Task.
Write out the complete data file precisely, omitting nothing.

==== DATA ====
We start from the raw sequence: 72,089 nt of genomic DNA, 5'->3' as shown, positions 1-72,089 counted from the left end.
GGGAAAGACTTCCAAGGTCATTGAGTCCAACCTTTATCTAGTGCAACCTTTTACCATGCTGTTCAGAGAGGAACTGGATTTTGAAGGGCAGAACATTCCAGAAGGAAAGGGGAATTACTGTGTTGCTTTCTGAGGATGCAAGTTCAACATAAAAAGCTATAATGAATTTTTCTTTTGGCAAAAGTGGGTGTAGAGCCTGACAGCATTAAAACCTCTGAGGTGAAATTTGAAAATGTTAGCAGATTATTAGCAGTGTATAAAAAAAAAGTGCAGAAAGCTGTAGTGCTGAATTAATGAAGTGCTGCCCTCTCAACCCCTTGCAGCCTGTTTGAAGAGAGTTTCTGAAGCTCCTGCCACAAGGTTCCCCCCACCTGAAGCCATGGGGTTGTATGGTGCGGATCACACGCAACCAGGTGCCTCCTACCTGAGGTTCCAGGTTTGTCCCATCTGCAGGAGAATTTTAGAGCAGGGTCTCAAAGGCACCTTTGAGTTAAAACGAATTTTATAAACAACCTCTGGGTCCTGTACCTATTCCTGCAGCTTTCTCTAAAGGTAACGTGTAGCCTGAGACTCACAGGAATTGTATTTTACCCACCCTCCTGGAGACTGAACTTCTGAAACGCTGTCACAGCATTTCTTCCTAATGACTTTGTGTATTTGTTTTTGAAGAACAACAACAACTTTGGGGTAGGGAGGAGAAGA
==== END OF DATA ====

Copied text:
We start from the raw sequence: 72,089 nt of genomic DNA, 5'->3' as shown, positions 1-72,089 counted from the left end.
GGGAAAGACTTCCAAGGTCATTGAGTCCAACCTTTATCTAGTGCAACCTTTTACCATGCTGTTCAGAGAGGAACTGGATTTTGAAGGGCAGAACATTCCAGAAGGAAAGGGGAATTACTGTGTTGCTTTCTGAGGATGCAAGTTCAACATAAAAAGCTATAATGAATTTTTCTTTTGGCAAAAGTGGGTGTAGAGCCTGACAGCATTAAAACCTCTGAGGTGAAATTTGAAAATGTTAGCAGATTATTAGCAGTGTATAAAAAAAAAGTGCAGAAAGCTGTAGTGCTGAATTAATGAAGTGCTGCCCTCTCAACCCCTTGCAGCCTGTTTGAAGAGAGTTTCTGAAGCTCCTGCCACAAGGTTCCCCCCACCTGAAGCCATGGGGTTGTATGGTGCGGATCACACGCAACCAGGTGCCTCCTACCTGAGGTTCCAGGTTTGTCCCATCTGCAGGAGAATTTTAGAGCAGGGTCTCAAAGGCACCTTTGAGTTAAAACGAATTTTATAAACAACCTCTGGGTCCTGTACCTATTCCTGCAGCTTTCTCTAAAGGTAACGTGTAGCCTGAGACTCACAGGAATTGTATTTTACCCACCCTCCTGGAGACTGAACTTCTGAAACGCTGTCACAGCATTTCTTCCTAATGACTTTGTGTATTTGTTTTTGAAGAACAACAACAACTTTGGGGTAGGGAGGAGAAGA